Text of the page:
Jonathan Chia, email@example.com
KUCHING: Assistant Minister for Education and Technological Research Dr Annuar Rapa’ee supports opening up six routes in Sabah and Sarawak to commercial airlines to serve the people better.
Dr Annuar, who is Nangka assemblyman, acknowledged that MASwings could not provide a reliable service, with many delays and technical problems faced by the regional airline that affected its service to the people, especially those in the interior of Sarawak.
“Honestly, MASwings is not reliable and there are a lot of delays and technical problems and people get scared of the technical issues. Their frequency is also not that good.
“Therefore, if they think that it is better to open up (the routes) to private sector like AirAsia and other airlines to serve the people better, I think we should go for it. It’s an open market,” he told The Borneo Post yesterday.
Dr Annuar was commenting on Transport Minister Datuk Seri Liow Tiong Lai’s statement that MASwings would cease operating six routes in Sabah and Sarawak by next year to make way for commercial airlines.
He said the decision was reached after Malaysian Aviation Commission (Mavcom) had conducted a study on rural air services (RAS).
Mavcom’s finding was that the six existing routes, which are jointly operated by MASwings with commercial airlines like Malaysia Airlines and AirAsia, have high load factor up to 86 per cent, which makes it more profitable for commercial airlines.
The routes are Kota Kinabalu-Sandakan, Kota Kinabalu-Tawau, Kota Kinabalu-Miri, Kuching-Miri, Kuching-Kota Kinabalu and Kuching-Sibu.
In stressing the importance of providing reliable service to the people, Dr Annuar said AirAsia has been able to provide a more reliable service compared to MASwings. He cited the Kuching-Sibu route as an example, where the low-cost carrier’s flights were always on time, even though their flight frequencies were between two and three times a day.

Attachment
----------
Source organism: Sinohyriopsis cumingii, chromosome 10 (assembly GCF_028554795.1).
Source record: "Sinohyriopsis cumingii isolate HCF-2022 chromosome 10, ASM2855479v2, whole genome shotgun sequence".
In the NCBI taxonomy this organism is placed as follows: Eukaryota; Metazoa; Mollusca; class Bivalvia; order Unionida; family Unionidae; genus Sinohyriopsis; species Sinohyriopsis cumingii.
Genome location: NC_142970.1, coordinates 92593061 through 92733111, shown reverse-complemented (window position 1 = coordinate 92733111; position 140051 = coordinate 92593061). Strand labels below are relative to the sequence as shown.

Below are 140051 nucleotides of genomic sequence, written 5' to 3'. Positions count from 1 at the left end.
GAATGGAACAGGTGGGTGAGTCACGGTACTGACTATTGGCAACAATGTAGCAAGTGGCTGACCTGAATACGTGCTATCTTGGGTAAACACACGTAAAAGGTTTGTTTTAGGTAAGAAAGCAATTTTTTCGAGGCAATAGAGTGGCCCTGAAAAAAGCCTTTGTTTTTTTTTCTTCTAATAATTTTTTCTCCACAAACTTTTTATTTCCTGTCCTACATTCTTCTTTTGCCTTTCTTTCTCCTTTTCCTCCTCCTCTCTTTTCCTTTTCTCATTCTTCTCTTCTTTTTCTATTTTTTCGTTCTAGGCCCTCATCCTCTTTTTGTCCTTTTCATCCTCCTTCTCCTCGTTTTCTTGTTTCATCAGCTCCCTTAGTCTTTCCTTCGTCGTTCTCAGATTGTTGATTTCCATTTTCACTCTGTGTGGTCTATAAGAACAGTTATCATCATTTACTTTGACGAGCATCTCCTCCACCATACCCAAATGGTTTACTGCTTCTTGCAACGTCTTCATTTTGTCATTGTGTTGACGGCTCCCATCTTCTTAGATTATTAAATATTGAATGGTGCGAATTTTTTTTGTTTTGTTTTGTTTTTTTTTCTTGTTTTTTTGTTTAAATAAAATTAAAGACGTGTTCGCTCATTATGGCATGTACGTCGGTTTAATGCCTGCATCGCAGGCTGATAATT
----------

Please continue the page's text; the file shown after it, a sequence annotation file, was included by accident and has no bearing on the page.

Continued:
Tourism, Arts, Culture, Youth and Sports Minister Datuk Abdul Karim Rahman Hamzah said the Transport Ministry must understand that Sarawak and Sabah are the two biggest states in the country which need good air connectivity between cities and towns within the two states.
“Ceasing operations for these routes will not be good for business, tourism and movements within these states. It is hoped that the Transport Ministry and Mavcom will look into this matter deeply and not cease operation just based on load (factor) as it will greatly hinder the growth and development of towns where these flights are connected,” he said.
Liow was quoted by a national daily as saying that MASwings would stop the six routes in Sabah and Sarawak because it could not sustain its operations.
“The government is ready to consider applications by commercial airlines to operate RAS, subject to conditions, but if we open up RAS to commercial airlines, we cannot subsidise MASwings anymore,” he said in reply to questions by Lanang MP Alice Lau and Stampin MP Julian Tan in the Dewan Rakyat on Nov 8.
Liow said AirAsia had previously applied to conduct rural air services in East Malaysia, but the routes applied for had little potential as viable commercial routes due to low load factor.
Therefore, he said it is likely that if the government allows commercial airlines to operate these routes, they may cease operations after a while when they do not make enough profit.
“That is why we demanded AirAsia give us a five-year guarantee because we need to guarantee the people of Sabah and Sarawak that they will have continued flights to these destinations if MASwings no longer caters to them,” he was quoted as saying.
MASwings is one of the few providers of rural air services in East Malaysia, and gets up to RM160 million in annual subsidies from the government for its operations.